She said she’s better now at asking for help.

“In the past, I’ve had a tendency to just want to take it all on, and honestly, it was too much for me during that time,” Ulmann said. “I really learned a lot about collaboration, a lot about trusting the team, allowing myself to just let go and see how things play out, but … knowing when to step back in again. I’m grateful. I’m very, very grateful for the help I did receive during that time.”

Ulmann’s story resonated with Linda Miki, principal, vice chair and CEO of G70, who said she unexpectedly lost her husband in 2020, followed six months later by the loss of her mother.

“When we were mentioning professional accomplishments, I think part of it is trying to find that work-life balance,” Miki said, tearing up. “… I really took the time to reevaluate my priorities and my time. And work was amazing.”

Miki said the company had just moved into its new office and upgraded its equipment that allowed for mobility and made for an easy transition to work-from-home.

“The construction industry was very busy and I had a lot of hotels going on and they were not stopping, they were continuing construction, they were continuing what needed to get done,” she said.

It was one of the hardest times of her life, she said, but was thankful for the support and being able to get through it.

She had “amazing partners” who supported her team.

“What I saw each and every person do was they brought the best of themselves, in the sense of just helping others,” she said. “Somebody didn’t have a computer or something wasn’t working, or someone wasn’t at the office, but something was delivered. I really saw them come together in a collaboration and teamwork of taking care of the family. … We really operated like a family taking care of each other.”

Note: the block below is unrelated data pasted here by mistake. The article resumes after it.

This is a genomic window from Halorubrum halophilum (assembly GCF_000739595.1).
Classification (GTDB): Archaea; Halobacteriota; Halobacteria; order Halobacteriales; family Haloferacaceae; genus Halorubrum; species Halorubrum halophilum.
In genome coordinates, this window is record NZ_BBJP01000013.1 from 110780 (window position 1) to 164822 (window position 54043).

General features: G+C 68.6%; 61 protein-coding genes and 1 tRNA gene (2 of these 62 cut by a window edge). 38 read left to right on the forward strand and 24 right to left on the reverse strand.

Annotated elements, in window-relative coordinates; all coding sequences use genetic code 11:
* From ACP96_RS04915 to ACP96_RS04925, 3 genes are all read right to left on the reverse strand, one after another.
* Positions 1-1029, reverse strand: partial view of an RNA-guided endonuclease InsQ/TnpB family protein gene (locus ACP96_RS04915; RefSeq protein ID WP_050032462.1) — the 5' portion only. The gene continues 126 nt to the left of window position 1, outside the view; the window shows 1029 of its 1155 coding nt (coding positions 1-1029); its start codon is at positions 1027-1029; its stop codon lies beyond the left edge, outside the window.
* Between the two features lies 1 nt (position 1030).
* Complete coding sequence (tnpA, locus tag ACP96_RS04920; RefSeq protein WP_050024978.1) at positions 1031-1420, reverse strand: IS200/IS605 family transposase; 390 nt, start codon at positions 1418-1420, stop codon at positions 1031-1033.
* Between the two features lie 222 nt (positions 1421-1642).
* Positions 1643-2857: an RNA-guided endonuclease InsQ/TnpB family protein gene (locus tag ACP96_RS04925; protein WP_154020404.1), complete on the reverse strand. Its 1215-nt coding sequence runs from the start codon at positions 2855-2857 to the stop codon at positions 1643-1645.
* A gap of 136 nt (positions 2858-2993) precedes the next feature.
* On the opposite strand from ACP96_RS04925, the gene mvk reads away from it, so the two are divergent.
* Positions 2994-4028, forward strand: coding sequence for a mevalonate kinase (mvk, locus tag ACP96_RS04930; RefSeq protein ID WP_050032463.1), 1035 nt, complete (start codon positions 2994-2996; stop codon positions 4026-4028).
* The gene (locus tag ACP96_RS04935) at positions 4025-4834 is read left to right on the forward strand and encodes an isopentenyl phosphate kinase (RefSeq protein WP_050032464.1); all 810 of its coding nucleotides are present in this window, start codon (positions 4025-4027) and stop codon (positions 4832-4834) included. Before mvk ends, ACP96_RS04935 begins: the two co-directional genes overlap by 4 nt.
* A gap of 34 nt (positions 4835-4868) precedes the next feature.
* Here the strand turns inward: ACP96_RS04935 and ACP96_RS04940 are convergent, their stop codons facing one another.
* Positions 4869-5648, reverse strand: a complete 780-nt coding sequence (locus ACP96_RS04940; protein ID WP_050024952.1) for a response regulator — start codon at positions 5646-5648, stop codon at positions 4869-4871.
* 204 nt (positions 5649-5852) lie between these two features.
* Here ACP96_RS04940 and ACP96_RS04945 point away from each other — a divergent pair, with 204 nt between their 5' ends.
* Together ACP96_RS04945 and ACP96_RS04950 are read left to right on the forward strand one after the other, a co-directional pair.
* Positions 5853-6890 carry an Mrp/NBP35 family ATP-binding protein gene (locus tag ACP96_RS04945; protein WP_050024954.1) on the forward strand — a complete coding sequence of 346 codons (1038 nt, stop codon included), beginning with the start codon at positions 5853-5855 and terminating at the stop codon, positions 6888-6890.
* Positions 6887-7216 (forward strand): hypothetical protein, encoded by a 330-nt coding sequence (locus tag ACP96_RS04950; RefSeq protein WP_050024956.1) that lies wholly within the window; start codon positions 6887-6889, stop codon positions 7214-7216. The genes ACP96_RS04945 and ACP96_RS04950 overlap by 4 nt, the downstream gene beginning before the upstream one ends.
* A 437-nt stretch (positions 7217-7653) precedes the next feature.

Meet the panelists:

Women Winning In Business Roundtable participant Michelle Bartell, senior vice president, director of community advancement at American Savings Bank, Monday, Sept. 19, 2022, in Honolulu. EUGENE TANNER | PBN

Women Winning In Business Roundtable participant Linda Miki, principal, vice chair and CEO, G70. EUGENE TANNER | PBN

Women Winning In Business Roundtable participant Danielle Ulmann, vice president and bond manager, Atlas Insurance Agency, also board president of the Hawaii Chapter of the National Association of Women in Construction. EUGENE TANNER | PBN

Women Winning In Business Roundtable participant Kyoko Kimura, chair of Women in Lodging & Tourism and director of owner relations at Aqua-Aston. EUGENE TANNER | PBN

Women Winning In Business Roundtable participant Bonnie Castonguay, co-founder and chief clinical officer of Vivia Cares and Hookele Home Care. TRACY WRIGHT CORVO

The panel’s wide-ranging, hour-long discussion covered a variety of topics, including:

Career development …

Ulmann’s approach to career development is three-pronged: “honesty in the process, vulnerability is a strength, and I know nothing,” she said.